This does bring to mind another thing I've wondered about: how many teachers are there taking antidepressants or mood stabilizers? For that matter, I've seen how much teachers can drink: how many of us are self-medicating?
I started to wonder about this when I ran into the teacher who teaches next door to me as I was coming out of my psychologist's office. I think she was just as surprised to see me. We talked for a little while and she mentioned that she was having stress and anxiety issues. I didn't think much about it until other teachers in the building started to talk to me more, and I heard more about the medications they were taking, the problems finding medications that you could take every day but hopefully didn't interfere with driving, etc. It was like being discovered with a therapist was a codeword that opened the clubhouse door, and I realized there were a lot of us who were coping with anxiety or bipolar disorder or depression and were hiding it at work.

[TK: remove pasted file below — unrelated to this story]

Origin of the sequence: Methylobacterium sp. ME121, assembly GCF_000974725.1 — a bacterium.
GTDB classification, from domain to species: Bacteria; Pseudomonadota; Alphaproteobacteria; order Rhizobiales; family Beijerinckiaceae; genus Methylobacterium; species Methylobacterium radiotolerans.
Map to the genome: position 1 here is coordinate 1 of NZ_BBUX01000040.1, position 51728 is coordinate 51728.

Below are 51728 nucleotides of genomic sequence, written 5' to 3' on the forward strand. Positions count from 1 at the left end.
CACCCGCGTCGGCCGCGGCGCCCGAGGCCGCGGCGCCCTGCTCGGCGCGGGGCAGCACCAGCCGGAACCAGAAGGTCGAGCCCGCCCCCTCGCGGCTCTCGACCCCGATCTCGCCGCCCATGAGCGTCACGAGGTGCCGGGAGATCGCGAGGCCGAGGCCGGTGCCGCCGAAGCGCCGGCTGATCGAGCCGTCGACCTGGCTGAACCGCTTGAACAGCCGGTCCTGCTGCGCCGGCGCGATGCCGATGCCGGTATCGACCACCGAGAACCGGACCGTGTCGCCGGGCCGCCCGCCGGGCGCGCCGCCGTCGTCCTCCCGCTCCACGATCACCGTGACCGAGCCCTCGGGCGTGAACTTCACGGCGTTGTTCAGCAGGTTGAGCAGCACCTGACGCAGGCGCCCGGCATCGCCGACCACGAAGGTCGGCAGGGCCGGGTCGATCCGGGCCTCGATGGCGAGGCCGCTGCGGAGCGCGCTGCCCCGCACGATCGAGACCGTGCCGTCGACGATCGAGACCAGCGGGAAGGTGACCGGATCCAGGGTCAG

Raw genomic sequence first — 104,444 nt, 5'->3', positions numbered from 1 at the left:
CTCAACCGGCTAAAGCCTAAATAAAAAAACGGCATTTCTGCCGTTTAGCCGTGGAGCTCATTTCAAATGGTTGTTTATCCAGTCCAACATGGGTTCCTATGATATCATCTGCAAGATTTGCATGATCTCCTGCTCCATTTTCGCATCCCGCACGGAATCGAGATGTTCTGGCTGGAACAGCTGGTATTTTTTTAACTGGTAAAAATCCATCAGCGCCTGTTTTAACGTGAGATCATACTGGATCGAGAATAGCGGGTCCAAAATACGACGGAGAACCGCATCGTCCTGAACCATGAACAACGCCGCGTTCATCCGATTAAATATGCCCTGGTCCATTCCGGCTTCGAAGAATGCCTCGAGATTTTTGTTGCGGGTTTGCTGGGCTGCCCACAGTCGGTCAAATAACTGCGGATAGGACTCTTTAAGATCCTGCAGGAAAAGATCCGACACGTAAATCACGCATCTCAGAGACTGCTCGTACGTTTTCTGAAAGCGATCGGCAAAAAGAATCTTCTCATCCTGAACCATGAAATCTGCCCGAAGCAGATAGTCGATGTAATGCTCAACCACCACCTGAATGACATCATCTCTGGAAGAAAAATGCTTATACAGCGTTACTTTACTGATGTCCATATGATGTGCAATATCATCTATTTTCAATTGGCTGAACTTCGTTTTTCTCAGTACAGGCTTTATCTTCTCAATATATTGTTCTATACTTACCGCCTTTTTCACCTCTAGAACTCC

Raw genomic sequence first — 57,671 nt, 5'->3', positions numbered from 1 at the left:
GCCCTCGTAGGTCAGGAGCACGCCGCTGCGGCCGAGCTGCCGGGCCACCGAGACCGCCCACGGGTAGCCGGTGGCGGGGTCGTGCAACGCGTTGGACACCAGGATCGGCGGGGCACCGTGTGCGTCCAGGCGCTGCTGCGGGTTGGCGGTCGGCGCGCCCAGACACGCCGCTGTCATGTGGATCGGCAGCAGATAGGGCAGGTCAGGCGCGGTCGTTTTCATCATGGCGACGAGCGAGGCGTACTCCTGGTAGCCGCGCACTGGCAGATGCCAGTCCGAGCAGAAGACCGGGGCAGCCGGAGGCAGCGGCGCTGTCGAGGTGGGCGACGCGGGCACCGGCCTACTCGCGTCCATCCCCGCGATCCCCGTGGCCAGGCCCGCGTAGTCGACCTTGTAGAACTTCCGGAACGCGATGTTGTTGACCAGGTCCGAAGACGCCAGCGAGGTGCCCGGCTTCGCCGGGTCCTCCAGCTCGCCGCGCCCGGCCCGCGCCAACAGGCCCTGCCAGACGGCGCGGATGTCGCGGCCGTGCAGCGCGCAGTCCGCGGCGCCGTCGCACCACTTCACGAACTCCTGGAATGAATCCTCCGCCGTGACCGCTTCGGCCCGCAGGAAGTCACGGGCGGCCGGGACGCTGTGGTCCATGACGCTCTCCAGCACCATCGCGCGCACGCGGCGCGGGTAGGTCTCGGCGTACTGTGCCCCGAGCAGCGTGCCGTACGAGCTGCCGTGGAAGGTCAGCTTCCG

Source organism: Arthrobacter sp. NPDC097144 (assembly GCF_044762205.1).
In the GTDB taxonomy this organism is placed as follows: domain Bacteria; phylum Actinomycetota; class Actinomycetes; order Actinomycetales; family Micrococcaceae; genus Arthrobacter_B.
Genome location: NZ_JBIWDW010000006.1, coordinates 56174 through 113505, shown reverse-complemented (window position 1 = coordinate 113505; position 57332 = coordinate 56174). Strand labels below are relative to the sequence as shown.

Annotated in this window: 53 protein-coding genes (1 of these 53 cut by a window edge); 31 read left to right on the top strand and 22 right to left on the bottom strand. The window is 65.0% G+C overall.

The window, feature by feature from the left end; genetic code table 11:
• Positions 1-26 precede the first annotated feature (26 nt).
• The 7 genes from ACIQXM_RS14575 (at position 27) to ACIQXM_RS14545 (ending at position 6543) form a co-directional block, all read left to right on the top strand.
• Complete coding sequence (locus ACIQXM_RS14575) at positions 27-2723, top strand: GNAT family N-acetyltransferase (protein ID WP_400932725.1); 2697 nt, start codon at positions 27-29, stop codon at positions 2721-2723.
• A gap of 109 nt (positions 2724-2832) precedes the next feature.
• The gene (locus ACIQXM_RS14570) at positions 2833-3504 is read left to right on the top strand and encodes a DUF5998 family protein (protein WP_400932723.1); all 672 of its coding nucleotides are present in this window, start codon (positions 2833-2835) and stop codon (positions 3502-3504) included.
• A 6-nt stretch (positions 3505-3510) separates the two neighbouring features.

I'm not sure how the percentage of teachers medicating for mood disorders compares to the population at large. Certainly, it's not something most people share at cocktail parties: "....so when I realized I wanted to stab him with a toasting fork, that was when I asked for the valium. I'm feeling much better now....." Mostly, I think teachers usually medicate their moods for the same reason that humans don't whelp litters: humans aren't designed to raise more than 5-6 young at a time. Trapping any adult in a room with 30 children for 6 hours a day will batter your emotional stability after a while.
Not that I'm saying pity us, or I'm making the case for a $10 Starbucks card come Christmastime. Just something I noticed, and wondered about. Maybe the elementary 20:1 model should be the norm.